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  • Carmen in Africa: French Legacies and Global Citizenship
  • Naomi André

Nowhere is it more evident that Carmen has become a product of a global cultural imagination than in two early millennial African adaptations of the French nineteenth-century story about the so-called gypsy Carmen by Prosper Mérimée and Georges Bizet.1 Much further south than the original setting in Seville, Spain, the African Carmens have made a critical migration. No longer just looming close to Africa in the Moorish culture of southern Spain, both of these Carmens now inhabit the sub-Saharan heat of the continent with settings in Senegal and South Africa. The two films, the Senegalese Karmen Geï (2001), directed by Joseph Gaï Ramaka, and the South African U-Carmen eKhayelitsha (2005), directed by Mark Dornford-May, are both the first feature-length films by each director and, amidst the vast array of Carmen adaptations, the only ones to put the Carmen story on the African continent.2 In these two versions, the story of Carmen is given a new articulation. More directly, both films of the opera reimagine Carmen and reinvent her in each sub-Saharan African country. Carmen has become a global citizen: an amalgamation of her French roots is reconfigured in Dakar, Senegal, and Khayelitsha, South Africa.

In this examination, I contextualize these two millennial sub-Saharan African Carmens by juxtaposing them with their two nineteenth-century French original versions: Prosper Mérimée’s serialized novella Carmen (that originally appeared in the Revue des deux mondes in 1845–46) and Georges Bizet’s opera Carmen (that premiered at the Opéra Comique in 1875). Here I am not concerned with pointing out all of the details of what has been left out, what is the same, and what is new (such a goal would create a dizzying discussion for four similar, yet different, versions). Instead, I am more concerned with how the two films create multiple meanings for different audiences. Africanist cultural anthropologist Karin Barber has theorized the importance of the variety of “texts” in African culture and their connection to diverse publics. Barber posits that “audiences make the meaning of the text ‘whole’ by what they bring to it.”3 Yet she also addresses the complications when a text is detached from its local context and is open to multiple audiences—a process she calls [End Page 54] entexualization. When a text is brought into a new context—through entextualization—this can set a “discourse in motion . . . in such a way as to highlight the fluidity of performance.”4 It is this polyphony of juxtaposed interpretations that I am interested in pursuing. Side by side, stories about Carmen’s independence and so-called exoticism (according to Western audiences) in Seville, Dakar, and Khayelitsha are saying something new about how race, nation, sexuality, and gender work together in different combinations.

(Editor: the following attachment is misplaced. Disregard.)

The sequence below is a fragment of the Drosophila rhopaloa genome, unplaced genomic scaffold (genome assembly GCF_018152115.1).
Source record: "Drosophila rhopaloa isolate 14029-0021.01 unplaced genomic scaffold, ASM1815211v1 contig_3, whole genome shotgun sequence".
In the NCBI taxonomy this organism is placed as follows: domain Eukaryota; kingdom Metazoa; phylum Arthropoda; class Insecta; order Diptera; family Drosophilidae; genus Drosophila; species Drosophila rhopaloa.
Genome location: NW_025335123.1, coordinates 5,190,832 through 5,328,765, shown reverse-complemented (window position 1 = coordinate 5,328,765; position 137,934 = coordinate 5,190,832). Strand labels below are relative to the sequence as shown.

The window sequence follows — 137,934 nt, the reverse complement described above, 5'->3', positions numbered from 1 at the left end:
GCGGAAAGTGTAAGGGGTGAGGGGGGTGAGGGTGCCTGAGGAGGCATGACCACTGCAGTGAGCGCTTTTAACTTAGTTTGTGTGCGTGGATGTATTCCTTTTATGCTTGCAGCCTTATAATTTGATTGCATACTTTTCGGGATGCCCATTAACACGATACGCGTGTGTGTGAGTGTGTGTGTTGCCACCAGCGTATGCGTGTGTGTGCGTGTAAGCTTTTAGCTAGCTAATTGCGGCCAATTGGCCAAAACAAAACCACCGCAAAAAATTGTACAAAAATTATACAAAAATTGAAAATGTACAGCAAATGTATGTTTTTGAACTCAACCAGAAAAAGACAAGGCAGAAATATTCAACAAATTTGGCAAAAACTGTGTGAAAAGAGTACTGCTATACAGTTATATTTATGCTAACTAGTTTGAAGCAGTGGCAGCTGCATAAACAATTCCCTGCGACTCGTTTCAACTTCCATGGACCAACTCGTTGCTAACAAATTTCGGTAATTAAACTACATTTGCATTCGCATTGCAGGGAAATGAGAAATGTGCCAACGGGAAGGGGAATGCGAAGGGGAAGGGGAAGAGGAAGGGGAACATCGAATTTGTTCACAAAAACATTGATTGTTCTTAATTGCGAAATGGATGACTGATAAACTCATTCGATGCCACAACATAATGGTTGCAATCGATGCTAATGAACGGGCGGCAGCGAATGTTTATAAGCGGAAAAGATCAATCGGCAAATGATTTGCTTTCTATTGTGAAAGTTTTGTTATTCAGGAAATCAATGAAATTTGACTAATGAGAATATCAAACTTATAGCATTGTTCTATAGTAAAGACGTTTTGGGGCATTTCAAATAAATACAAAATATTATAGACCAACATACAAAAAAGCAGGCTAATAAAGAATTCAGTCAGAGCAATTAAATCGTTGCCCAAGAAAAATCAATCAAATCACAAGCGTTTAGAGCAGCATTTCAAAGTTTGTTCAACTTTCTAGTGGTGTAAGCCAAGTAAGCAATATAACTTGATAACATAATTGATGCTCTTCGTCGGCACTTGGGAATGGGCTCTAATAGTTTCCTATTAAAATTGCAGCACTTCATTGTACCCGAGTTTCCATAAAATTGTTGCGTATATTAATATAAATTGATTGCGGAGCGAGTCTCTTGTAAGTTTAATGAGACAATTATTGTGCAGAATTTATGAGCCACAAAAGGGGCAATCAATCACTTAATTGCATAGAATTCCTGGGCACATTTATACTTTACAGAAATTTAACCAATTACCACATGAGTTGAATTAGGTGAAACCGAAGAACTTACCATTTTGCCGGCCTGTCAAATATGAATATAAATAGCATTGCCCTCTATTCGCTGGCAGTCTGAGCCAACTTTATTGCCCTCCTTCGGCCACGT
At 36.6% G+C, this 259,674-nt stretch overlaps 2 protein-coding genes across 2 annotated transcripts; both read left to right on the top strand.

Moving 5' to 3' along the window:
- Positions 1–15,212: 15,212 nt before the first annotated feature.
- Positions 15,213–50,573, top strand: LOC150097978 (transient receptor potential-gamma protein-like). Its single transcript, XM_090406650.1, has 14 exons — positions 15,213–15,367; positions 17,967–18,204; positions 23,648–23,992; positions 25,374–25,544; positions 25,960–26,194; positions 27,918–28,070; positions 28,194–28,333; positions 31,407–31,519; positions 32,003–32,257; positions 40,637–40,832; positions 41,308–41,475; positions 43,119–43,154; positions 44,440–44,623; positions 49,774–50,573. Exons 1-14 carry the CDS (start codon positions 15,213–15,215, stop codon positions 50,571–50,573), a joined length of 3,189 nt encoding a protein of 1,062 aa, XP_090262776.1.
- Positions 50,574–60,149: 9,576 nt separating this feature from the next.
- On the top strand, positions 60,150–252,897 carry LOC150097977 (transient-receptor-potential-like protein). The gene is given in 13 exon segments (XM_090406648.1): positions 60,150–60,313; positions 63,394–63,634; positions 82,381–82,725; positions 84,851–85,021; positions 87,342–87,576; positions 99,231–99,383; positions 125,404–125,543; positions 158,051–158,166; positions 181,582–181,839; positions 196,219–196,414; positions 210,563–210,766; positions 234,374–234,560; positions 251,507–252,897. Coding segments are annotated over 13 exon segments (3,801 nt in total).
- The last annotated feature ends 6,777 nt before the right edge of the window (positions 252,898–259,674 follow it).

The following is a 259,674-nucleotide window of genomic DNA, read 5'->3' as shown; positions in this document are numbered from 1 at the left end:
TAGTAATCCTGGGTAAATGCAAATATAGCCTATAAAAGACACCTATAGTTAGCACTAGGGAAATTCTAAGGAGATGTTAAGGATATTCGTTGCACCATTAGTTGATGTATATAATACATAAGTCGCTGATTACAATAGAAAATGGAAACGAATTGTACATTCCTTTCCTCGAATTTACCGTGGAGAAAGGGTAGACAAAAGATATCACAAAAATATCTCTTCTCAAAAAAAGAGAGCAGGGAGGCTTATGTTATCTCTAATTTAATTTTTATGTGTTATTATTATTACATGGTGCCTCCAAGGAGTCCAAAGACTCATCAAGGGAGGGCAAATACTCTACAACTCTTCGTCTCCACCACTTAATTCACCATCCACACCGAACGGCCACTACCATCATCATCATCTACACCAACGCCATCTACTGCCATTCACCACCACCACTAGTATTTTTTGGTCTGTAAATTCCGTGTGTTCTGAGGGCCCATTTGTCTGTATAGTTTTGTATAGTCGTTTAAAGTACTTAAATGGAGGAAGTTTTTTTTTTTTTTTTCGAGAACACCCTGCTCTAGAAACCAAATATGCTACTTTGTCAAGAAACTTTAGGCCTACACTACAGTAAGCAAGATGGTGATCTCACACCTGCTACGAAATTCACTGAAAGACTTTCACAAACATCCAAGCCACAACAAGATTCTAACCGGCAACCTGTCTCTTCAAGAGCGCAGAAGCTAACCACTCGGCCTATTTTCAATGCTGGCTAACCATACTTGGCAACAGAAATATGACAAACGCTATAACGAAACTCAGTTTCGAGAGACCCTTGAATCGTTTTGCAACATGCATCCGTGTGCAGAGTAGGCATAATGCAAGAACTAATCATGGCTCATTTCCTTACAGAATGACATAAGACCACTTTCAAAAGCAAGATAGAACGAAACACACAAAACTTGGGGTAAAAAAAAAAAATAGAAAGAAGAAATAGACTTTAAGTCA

A challenge in this type of analysis is combining multiple threads that do not usually get woven together. Upon learning about the two African settings of the Carmen story, I found myself asking several questions. Why would two sub-Saharan African countries entertain this European subject? Early in the new millennium, after colonialism, and after apartheid had finally been dismantled—why reference the elitist high art form of nineteenth-century opera? What connections do Senegal and South Africa have to opera and what do these two films say about their own current and traditional national and musical cultures? How does each film relate to and retell a version of the nineteenth-century French sources? How does each nation make Carmen its own?

Though there has been a good deal written about Carmen as a subject and the many different adaptations of Mérimée’s and Bizet’s Carmens, the scholarship on these two African Carmens is still emerging. On September 7, 2001, six weeks after Karmen Geï opened in Dakar, Serigne Moustapha Diakhaté, a high-ranking Mouride cleric and the host of a religious radio program, issued a fatwa against the film for a blasphemous use of Muslim praise poetry. The scene in question involved the Catholic funeral and procession for the lesbian prison warden Angélique who committed suicide...


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pp. 54-76
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